Designing ASL Tours
Krissy Diaz is an intern in the ArtAccess program of the Queens Museum of Art, designing programs for the Deaf Community. For more Krissy, follow her on Twitter @KrissyDiaz
Being a part of the Deaf Community, I was given the opportunity to design a new program inspired in ASL. I am a candidate for a Masters degree from Hofstra University’s Creative Art Therapy program. I am working with Michelle López, Manager of ArtAccess Programs at QMA to design programs for the Deaf Community. I came from a hearing background and lost my ability to hear as a teen. I think it is important to design programs for the Deaf Community because of its culture, language and rich social life that many people overlook because we are “silent.”
I will be focusing on three audiences: families, teens and general public tours in ASL. Family programs will target children 5-12 years old. They will begin with a tour and be followed by an art making workshop. Teen programs will also include a tour of an exhibition, but will focus mainly on building a Deaf teen community. The workshop component for teens will have an open studio approach, in that teens will be offered a variety of materials to create small works based on the exhibitions. Public programs will target audiences who are deaf and conversations will revolve around a few key works followed by tea time. All tours and workshops will be conducted in ASL only.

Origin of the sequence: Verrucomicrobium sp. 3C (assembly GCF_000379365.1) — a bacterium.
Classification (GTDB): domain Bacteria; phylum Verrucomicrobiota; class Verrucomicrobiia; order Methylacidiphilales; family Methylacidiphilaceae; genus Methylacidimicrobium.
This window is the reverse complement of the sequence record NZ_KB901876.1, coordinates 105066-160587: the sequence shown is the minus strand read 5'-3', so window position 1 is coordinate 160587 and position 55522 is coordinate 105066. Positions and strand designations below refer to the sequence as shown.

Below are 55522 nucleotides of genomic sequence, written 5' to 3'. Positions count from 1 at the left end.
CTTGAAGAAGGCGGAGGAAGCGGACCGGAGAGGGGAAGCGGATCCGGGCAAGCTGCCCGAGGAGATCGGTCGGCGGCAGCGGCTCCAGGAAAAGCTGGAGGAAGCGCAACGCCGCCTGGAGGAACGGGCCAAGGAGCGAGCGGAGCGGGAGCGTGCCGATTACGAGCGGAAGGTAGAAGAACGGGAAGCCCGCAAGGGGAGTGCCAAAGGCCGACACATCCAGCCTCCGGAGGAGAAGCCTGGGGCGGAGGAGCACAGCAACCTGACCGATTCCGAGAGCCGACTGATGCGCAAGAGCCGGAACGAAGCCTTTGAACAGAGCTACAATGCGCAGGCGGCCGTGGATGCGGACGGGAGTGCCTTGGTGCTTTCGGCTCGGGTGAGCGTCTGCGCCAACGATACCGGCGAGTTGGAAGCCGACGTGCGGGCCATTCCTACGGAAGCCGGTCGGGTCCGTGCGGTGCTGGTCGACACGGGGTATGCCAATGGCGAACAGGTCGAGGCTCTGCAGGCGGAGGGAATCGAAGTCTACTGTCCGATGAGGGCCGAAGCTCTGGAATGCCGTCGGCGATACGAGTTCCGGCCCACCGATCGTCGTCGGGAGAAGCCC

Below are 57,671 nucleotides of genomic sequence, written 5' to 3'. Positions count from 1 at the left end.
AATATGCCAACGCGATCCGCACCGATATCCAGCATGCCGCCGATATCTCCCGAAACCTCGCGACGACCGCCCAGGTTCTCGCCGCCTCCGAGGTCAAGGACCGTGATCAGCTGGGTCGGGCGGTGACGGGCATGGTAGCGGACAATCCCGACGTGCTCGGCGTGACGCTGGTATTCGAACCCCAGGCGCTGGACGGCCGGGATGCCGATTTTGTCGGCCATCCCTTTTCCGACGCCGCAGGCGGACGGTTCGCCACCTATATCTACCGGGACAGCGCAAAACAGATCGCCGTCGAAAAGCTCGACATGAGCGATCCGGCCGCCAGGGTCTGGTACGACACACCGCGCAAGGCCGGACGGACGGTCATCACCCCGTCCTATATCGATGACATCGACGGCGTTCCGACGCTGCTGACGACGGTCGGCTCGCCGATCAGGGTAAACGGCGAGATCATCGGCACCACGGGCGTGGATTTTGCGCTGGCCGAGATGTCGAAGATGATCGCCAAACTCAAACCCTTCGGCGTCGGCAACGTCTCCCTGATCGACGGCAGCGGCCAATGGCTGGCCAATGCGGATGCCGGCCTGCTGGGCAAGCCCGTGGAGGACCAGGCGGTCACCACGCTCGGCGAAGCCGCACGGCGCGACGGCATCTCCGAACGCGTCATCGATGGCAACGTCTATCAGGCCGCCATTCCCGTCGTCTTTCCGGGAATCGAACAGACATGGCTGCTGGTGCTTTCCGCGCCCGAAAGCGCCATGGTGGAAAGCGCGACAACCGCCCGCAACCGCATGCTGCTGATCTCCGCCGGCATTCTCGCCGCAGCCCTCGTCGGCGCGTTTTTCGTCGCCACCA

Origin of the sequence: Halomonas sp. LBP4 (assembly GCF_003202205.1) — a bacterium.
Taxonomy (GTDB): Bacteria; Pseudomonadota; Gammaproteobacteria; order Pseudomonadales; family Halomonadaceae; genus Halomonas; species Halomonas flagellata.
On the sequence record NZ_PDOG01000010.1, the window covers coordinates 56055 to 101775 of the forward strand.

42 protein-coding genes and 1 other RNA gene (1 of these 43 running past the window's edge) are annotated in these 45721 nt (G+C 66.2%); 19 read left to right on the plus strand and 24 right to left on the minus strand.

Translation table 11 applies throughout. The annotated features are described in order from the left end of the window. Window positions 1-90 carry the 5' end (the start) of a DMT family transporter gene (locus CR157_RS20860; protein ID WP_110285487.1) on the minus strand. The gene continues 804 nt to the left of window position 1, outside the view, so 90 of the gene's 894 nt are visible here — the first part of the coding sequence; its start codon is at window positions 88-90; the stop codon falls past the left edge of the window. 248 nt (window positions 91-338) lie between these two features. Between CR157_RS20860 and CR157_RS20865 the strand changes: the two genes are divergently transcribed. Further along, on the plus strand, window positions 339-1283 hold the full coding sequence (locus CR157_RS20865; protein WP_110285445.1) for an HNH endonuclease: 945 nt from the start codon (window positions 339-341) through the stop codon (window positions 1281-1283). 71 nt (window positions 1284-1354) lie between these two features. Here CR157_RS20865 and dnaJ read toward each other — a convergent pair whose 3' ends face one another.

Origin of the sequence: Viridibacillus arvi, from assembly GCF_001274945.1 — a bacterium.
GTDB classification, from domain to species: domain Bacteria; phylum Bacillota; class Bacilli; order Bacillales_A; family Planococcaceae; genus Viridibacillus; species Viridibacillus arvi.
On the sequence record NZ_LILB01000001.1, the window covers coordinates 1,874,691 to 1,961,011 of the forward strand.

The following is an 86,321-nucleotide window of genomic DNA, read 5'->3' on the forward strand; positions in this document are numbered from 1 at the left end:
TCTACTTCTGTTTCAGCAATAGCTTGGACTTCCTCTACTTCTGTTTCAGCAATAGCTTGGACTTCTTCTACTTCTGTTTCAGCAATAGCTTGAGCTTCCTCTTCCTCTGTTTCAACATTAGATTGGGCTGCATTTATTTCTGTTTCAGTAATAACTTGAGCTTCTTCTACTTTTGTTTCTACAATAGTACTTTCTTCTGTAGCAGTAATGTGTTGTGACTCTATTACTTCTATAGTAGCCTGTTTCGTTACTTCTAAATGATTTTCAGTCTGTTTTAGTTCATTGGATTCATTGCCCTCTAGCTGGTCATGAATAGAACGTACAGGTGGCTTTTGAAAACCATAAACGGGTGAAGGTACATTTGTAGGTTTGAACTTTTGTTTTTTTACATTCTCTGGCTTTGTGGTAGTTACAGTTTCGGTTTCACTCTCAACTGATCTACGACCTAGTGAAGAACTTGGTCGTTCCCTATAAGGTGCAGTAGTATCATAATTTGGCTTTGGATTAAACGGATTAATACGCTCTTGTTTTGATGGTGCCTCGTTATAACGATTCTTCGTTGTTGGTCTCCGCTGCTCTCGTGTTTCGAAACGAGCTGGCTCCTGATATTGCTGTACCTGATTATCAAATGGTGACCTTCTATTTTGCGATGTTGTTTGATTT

In my spare time like to reach out to communities and organizations, where I can assist and help make a difference. I believe in using art as a vehicle to bring awareness to important issues like the Children’s Tumor Foundation. On April 15, I hosted an Art Auction to benefit the foundation.